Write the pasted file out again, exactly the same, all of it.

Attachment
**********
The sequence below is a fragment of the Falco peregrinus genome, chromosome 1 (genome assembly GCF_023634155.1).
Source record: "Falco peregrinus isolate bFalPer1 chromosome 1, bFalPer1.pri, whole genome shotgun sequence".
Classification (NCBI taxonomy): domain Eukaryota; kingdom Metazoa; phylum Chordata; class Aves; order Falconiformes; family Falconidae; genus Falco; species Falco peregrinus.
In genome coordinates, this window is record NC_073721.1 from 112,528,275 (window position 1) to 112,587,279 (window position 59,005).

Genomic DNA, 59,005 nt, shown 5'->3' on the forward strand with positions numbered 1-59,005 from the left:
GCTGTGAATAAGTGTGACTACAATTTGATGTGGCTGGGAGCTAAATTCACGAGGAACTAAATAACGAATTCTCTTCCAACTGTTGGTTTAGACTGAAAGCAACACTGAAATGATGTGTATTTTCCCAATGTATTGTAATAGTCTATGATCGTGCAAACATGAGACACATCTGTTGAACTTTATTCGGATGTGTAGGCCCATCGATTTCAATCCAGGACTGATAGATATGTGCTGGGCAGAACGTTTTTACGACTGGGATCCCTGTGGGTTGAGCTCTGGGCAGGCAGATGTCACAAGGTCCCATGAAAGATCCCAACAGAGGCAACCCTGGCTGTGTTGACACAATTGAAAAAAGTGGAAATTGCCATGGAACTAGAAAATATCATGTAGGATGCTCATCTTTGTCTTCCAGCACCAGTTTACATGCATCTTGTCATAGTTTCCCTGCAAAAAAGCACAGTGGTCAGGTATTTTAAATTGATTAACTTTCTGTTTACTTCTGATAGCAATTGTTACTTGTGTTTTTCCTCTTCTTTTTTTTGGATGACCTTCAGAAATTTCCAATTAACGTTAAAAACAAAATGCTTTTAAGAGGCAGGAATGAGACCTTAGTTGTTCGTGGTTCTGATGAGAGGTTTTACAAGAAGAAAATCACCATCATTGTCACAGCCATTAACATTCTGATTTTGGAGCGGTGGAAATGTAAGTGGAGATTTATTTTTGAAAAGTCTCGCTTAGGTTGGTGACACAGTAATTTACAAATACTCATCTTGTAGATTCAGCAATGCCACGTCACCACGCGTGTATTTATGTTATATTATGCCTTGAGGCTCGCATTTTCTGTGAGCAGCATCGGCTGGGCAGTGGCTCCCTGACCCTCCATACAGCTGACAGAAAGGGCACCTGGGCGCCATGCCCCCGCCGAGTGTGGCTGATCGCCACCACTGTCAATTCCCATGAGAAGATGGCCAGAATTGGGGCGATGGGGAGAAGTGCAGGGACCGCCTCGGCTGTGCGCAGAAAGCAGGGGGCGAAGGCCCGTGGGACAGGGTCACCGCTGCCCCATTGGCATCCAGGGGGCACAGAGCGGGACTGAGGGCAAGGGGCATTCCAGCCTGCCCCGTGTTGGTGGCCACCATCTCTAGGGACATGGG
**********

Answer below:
The sequence below is a fragment of the Falco peregrinus genome, chromosome 1 (genome assembly GCF_023634155.1).
Source record: "Falco peregrinus isolate bFalPer1 chromosome 1, bFalPer1.pri, whole genome shotgun sequence".
Classification (NCBI taxonomy): domain Eukaryota; kingdom Metazoa; phylum Chordata; class Aves; order Falconiformes; family Falconidae; genus Falco; species Falco peregrinus.
In genome coordinates, this window is record NC_073721.1 from 112,528,275 (window position 1) to 112,587,279 (window position 59,005).

Genomic DNA, 59,005 nt, shown 5'->3' on the forward strand with positions numbered 1-59,005 from the left:
GCTGTGAATAAGTGTGACTACAATTTGATGTGGCTGGGAGCTAAATTCACGAGGAACTAAATAACGAATTCTCTTCCAACTGTTGGTTTAGACTGAAAGCAACACTGAAATGATGTGTATTTTCCCAATGTATTGTAATAGTCTATGATCGTGCAAACATGAGACACATCTGTTGAACTTTATTCGGATGTGTAGGCCCATCGATTTCAATCCAGGACTGATAGATATGTGCTGGGCAGAACGTTTTTACGACTGGGATCCCTGTGGGTTGAGCTCTGGGCAGGCAGATGTCACAAGGTCCCATGAAAGATCCCAACAGAGGCAACCCTGGCTGTGTTGACACAATTGAAAAAAGTGGAAATTGCCATGGAACTAGAAAATATCATGTAGGATGCTCATCTTTGTCTTCCAGCACCAGTTTACATGCATCTTGTCATAGTTTCCCTGCAAAAAAGCACAGTGGTCAGGTATTTTAAATTGATTAACTTTCTGTTTACTTCTGATAGCAATTGTTACTTGTGTTTTTCCTCTTCTTTTTTTTGGATGACCTTCAGAAATTTCCAATTAACGTTAAAAACAAAATGCTTTTAAGAGGCAGGAATGAGACCTTAGTTGTTCGTGGTTCTGATGAGAGGTTTTACAAGAAGAAAATCACCATCATTGTCACAGCCATTAACATTCTGATTTTGGAGCGGTGGAAATGTAAGTGGAGATTTATTTTTGAAAAGTCTCGCTTAGGTTGGTGACACAGTAATTTACAAATACTCATCTTGTAGATTCAGCAATGCCACGTCACCACGCGTGTATTTATGTTATATTATGCCTTGAGGCTCGCATTTTCTGTGAGCAGCATCGGCTGGGCAGTGGCTCCCTGACCCTCCATACAGCTGACAGAAAGGGCACCTGGGCGCCATGCCCCCGCCGAGTGTGGCTGATCGCCACCACTGTCAATTCCCATGAGAAGATGGCCAGAATTGGGGCGATGGGGAGAAGTGCAGGGACCGCCTCGGCTGTGCGCAGAAAGCAGGGGGCGAAGGCCCGTGGGACAGGGTCACCGCTGCCCCATTGGCATCCAGGGGGCACAGAGCGGGACTGAGGGCAAGGGGCATTCCAGCCTGCCCCGTGTTGGTGGCCACCATCTCTAGGGACATGGG